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Chronic Disease Brief For Africa (November 2017) By Dara Oloyede

Nigeria: Aronchies Pharmaceutical Limited  Provides Free Diabetes Screenings

Kenya Leads in Child Nutrition

Malawi: The Need for Education for Early Detection of Cancer 

Tanzania: Institutional Commitment to Reducing NCD’s

Zimbabwe:  Diabetes Poses a High Threat to Women 


Nigeria: Aronchies Pharmaceutical Limited Provides Free Diabetes Screenings

In honor of World Diabetes Day on November 14th, the Aronchies Pharmaceutical Limited organized free diabetes screenings in Lagos State. This screening and awareness campaign was executed to raise awareness about the growing burden and threat of diabetes. Adebayo Afon, who is the Managing Director of this organization, explained that diabetes was a result of the body's inability to break down glucose in the body, rather than just the result of consuming sugar. One of the pharmacists at the event, Vivian Aneto, noted that people were excited about the screening event, and also about learning about their status and how to be healthy (Ogungbe, 2017).

For more information check out this article at Nigeria: Aronchies Offers Free Diabetes Screening to Ajah Residents


Kenya Leads in Child Nutrition

According to the World Health Organization children in Kenya have the best diets on the continent. Kenya is the only country where child nutrition data is available and has 20% over the minimum acceptable diet proportion. The average consumption is 8.6% over the minimum acceptable diet proportion. Only seven African nations have met the minimum recommended dietary standard for about 30% of children in the same age groups. This year the number of overweight children on the continent has increased by over 50% (Machuka, 2017).

For more information check out this article at Kenya Leads in Child Nutrition 

Also, check out the direct report by the World Health Organization: Nutrition in the WHO African Region 


Malawi: The Need for Education for Early Detection of Cancer  

The increase in the prevalence of both cervical and breast cancer is linked with low awareness and education about cervical and breast cancer. This barrier puts many women at risk, especially those in rural areas. A 2008 study from the WHO reported that Malawi has the highest incidences of cervical cancer. The Malawi cancer registry in 2010 showed than cervical cancer accounted for 45% of all types of cancers. Every year there are more than 2,300 new cases of cervical cancer and up to 1,600 women die from the disease. Women who are between the ages of 15-49 are particularly vulnerable to developing cervical cancer. The impact of cancer in Malawi is largely due to lack of awareness and education about early detection and treatment. Dr. Chikwapulo, who is the district Health Officer for Salmina, emphasizes that there is an important need to encourage women to seek cancer screenings (Itai, 2017).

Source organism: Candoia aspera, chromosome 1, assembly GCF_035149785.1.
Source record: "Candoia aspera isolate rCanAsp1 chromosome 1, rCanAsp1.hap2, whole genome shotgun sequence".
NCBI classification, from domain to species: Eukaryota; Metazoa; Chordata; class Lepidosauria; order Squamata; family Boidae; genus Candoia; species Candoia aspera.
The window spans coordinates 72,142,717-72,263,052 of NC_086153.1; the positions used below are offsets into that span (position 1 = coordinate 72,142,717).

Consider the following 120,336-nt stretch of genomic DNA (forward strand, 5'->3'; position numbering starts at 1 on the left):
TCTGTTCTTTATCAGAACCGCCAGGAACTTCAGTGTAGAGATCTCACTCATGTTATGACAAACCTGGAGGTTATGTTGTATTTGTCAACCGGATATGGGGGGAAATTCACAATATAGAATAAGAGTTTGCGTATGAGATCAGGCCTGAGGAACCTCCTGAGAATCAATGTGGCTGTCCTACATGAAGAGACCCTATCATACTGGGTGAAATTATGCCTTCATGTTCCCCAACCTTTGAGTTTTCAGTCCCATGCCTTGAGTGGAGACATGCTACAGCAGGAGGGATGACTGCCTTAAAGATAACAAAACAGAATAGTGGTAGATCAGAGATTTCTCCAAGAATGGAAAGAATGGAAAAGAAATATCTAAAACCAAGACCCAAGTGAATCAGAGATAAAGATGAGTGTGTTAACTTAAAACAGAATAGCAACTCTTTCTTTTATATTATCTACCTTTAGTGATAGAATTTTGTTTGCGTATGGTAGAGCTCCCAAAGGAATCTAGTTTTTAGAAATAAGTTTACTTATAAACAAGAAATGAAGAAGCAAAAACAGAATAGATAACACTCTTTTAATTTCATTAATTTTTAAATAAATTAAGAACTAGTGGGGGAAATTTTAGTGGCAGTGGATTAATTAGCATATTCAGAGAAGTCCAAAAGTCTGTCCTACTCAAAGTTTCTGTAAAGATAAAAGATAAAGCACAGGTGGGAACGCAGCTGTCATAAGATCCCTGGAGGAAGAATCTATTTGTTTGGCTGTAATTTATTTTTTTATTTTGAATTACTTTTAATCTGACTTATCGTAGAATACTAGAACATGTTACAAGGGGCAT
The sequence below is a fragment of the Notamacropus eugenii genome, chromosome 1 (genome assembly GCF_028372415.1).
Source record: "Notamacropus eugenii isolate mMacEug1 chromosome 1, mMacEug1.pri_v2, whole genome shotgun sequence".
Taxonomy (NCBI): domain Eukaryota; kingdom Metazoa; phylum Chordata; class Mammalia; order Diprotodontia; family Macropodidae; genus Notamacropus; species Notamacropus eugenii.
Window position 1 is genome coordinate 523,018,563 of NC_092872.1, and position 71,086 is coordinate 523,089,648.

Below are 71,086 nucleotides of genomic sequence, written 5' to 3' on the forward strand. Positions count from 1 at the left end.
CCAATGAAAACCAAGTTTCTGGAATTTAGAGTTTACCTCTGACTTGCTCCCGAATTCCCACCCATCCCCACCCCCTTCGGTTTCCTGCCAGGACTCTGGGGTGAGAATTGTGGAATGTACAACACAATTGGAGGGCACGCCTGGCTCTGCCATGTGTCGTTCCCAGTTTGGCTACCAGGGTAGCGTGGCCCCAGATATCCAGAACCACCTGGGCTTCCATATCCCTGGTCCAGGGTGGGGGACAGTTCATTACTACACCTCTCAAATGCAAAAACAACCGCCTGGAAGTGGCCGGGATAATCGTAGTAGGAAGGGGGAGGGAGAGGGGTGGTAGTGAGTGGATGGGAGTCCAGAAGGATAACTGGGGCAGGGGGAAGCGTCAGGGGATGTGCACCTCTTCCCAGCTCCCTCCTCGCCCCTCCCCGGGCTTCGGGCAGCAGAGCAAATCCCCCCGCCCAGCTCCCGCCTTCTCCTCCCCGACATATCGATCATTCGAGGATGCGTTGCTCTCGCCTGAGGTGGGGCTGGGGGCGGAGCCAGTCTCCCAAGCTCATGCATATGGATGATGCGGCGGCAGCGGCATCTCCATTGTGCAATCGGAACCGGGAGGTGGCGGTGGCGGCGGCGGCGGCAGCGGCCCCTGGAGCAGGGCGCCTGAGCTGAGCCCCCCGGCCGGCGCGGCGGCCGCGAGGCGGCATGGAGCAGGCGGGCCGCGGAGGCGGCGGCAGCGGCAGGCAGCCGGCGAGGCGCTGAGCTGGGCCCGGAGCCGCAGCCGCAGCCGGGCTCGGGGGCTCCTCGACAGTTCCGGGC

For more information, check out this article at Malawi: Beating Cancer Threat Through Early Detection


Tanzania: Institutional Commitment to Reducing NCD’s

The Tanzanian government made a commitment to ensure that non-communicable diseases drop by 30% in 2030. Tanzania is ranked 8th among African nations with a high prevalence of diabetes. For this year’s International Diabetes day the ministry of health worked with the Tanzania Diabetes Association to perform free diabetes screenings at two secondary schools in the city. Additionally, they plan on conducting free screenings at a regional and district level.  Free screenings were also conducted at Muhimbili National Hospital. Dr. Mohamed, who is the head of the diabetes unit at the hospital, urges that Tanzanians should take more preventative measures such as eating healthy foods, exercising, going for medical checkups, and stopping any smoking (Namkwahe, 2017). 

For more information check out this article at Tanzania: Gov’t Stresses War On Chronic Diseases


Zimbabwe:  Diabetes Poses a High Threat to Women  

Over 175,000 Zimbabweans die from diabetes complications yearly and 50% of those affected are women. Globally, diabetes ranks as the 9th leading cause of death for women, resulting in 2.1 million deaths per year. The Zimbabwe Diabetes Association (ZDA) urges women to eat healthier and take contraceptives as recommended. ZDA provides free testing and treatment to those with diabetes in the region. Dr. Mangwiro, who works with the association, noted that about 1 in every 10 women have diabetes, and half the women who have diabetes are not aware of their condition and how it’s triggered by what they consume and the contraceptives they use. Experts say that low socio-economic conditions affects access to health care for early detection, diagnosis, and treatment for women and girls (Charamba & Muzavazi, 2017).

For more information check out this article at Zimbabwe: Diabetes - Resisting Junk Food Could Be the Answer


Dara Oloyede is the African News Correspondent for Engage Africa Foundation, and she is pursuing her Masters of Public Health. During her free time she likes to read books, spend time with friends, go to the movies, concerts, as well as events that celebrate different cultures. 

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